Md. union cites 'Vote of No Confidence' to remove county EMS chief

IAFF Local 1715's list of complaints includes a hostile work environment, ethics concerns and low employee morale

Teresa McMinn
Cumberland Times-News, Md.

CUMBERLAND, Md. — Citing "overwhelming concern for the citizens," the majority of a local labor union's members want a change in leadership.

In an Oct. 27 letter to the Allegany County Government Department of Human Resources, IAFF Local 1715, which represents paid full-time firefighters and emergency medical services personnel, asked for the removal of Christopher Biggs from his position as EMS Chief for the Department of Emergency Services.

When asked Tuesday by the Cumberland Times-News for comments regarding the IAFF Local 1715 letter, Allegany County Government Department of Human Resources Director Kristi Liller did not respond, and Biggs deferred to DES Director James Pyles.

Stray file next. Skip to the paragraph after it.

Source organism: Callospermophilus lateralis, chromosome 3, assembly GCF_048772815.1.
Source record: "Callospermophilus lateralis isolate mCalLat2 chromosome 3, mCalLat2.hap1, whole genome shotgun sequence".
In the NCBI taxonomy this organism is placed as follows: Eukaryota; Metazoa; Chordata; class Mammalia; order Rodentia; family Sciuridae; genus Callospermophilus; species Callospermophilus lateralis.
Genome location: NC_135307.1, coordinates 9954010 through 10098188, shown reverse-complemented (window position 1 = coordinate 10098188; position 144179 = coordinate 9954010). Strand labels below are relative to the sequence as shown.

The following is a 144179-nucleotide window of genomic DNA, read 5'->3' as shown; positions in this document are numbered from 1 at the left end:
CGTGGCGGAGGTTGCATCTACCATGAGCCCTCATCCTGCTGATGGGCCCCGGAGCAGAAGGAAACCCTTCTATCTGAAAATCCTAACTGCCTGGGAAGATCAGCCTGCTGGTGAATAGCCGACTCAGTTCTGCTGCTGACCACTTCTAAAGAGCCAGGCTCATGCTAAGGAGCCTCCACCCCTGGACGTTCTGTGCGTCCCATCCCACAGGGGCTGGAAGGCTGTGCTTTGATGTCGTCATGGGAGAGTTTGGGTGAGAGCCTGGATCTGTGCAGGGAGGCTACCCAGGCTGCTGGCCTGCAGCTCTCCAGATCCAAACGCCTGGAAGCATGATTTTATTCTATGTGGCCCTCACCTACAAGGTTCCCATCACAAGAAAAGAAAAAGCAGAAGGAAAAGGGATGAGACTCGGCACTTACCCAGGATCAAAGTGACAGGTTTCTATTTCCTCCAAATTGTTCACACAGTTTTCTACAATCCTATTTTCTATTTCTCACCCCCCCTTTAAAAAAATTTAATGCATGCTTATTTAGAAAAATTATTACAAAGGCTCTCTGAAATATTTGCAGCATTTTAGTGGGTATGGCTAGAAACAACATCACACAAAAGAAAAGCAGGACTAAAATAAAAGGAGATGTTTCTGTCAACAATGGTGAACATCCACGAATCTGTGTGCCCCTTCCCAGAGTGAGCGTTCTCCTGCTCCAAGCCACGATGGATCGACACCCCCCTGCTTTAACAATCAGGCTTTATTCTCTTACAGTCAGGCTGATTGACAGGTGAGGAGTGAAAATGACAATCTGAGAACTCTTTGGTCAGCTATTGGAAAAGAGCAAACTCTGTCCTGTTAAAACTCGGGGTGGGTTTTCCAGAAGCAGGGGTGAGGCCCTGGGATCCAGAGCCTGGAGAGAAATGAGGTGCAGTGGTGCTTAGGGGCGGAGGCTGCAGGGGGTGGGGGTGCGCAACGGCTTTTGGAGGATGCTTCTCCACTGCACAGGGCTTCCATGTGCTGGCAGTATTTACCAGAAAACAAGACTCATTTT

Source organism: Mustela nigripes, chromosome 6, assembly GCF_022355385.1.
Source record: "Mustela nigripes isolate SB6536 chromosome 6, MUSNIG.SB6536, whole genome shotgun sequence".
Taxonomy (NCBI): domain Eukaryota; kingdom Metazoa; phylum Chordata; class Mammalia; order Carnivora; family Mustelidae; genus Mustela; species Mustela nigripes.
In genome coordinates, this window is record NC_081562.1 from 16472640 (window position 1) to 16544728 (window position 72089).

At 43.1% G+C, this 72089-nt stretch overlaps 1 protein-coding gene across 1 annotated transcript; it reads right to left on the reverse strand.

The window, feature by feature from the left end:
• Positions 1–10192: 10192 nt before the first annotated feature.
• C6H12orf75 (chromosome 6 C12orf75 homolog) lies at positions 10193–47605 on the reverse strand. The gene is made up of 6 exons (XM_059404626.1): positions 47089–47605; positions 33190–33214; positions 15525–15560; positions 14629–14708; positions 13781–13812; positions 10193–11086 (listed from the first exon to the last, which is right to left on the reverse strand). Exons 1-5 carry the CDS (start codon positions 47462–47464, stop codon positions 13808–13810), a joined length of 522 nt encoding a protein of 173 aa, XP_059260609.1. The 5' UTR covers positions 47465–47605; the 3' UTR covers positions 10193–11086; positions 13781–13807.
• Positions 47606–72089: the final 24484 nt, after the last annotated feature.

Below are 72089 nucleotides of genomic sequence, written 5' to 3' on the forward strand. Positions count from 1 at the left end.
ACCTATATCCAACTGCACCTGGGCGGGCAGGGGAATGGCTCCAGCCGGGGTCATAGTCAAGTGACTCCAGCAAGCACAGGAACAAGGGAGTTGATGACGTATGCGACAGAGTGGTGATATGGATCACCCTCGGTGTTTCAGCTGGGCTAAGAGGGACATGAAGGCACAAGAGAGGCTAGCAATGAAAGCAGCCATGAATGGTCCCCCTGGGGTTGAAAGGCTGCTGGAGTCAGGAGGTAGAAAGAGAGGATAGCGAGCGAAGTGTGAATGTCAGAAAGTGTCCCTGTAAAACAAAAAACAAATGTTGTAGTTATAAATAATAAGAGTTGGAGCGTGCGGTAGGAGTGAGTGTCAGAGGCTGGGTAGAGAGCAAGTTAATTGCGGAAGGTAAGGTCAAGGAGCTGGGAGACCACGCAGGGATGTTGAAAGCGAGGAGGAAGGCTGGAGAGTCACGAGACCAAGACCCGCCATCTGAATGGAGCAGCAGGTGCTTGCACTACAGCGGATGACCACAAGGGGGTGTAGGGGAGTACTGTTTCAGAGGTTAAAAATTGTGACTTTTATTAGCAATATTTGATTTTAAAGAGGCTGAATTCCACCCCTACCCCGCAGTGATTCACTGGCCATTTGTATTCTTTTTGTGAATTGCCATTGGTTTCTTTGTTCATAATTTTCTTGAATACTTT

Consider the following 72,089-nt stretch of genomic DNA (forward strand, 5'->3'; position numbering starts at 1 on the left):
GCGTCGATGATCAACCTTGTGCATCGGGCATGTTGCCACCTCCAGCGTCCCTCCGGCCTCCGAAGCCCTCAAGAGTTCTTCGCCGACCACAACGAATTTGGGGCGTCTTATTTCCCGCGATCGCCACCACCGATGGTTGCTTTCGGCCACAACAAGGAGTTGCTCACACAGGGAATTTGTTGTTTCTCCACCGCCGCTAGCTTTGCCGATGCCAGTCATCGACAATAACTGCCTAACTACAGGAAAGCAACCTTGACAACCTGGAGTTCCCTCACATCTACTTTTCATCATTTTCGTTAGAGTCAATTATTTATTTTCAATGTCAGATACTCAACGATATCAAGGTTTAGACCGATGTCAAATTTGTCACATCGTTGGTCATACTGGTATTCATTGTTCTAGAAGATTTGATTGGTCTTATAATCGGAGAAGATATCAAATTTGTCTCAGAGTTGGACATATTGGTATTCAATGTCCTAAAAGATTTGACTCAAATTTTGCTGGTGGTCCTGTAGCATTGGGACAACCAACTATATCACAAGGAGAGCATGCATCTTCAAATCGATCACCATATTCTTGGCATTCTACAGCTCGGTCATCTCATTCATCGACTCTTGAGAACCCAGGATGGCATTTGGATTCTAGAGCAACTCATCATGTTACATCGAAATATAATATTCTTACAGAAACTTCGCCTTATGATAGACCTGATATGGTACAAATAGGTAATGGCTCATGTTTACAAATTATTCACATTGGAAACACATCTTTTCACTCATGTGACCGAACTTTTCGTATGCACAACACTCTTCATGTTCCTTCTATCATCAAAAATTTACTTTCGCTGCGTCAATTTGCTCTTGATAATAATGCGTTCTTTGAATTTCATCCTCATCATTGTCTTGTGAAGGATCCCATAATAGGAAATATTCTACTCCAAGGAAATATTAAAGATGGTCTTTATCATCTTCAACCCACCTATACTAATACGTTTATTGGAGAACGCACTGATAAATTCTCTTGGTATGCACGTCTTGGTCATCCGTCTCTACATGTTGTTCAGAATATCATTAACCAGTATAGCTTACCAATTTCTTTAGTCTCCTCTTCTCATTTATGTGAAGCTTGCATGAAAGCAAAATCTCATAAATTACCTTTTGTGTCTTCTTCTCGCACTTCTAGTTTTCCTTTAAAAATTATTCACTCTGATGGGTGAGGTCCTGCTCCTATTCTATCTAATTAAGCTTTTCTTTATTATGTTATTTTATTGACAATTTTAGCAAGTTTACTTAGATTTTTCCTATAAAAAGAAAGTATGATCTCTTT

Ken McKenzie, a Cumberland city employee, and president of IAFF Local 1715, said he would comment on the situation after a Dec. 1 deadline for which the letter asked the county to respond.

"I want to give (county officials) a chance," he said Tuesday and added that the union wants "to hold up our end of the bargain."

'Certainly be retaliation'

The letter states that the "unified body" of Local 1715 wrote it to express dissatisfaction with Biggs.

"We respectfully submit this letter as our official notice regarding a majority Vote of No Confidence," it states.

"We have comprised a list of issues brought to our attention over the years that we believe should be considered by your department," it states of allegations including:

  • Low employee moral department wide.
  • Hostile work environment.
  • Weaponization of Quality Assurance.
  • Nepotism.
  • Repeated violation of Weingarten Rights.
  • Derogatory comments about employees to other employees and the public/patients.
  • Inability to implement policies fairly and effectively to all employees.
  • Questionable ethics and integrity.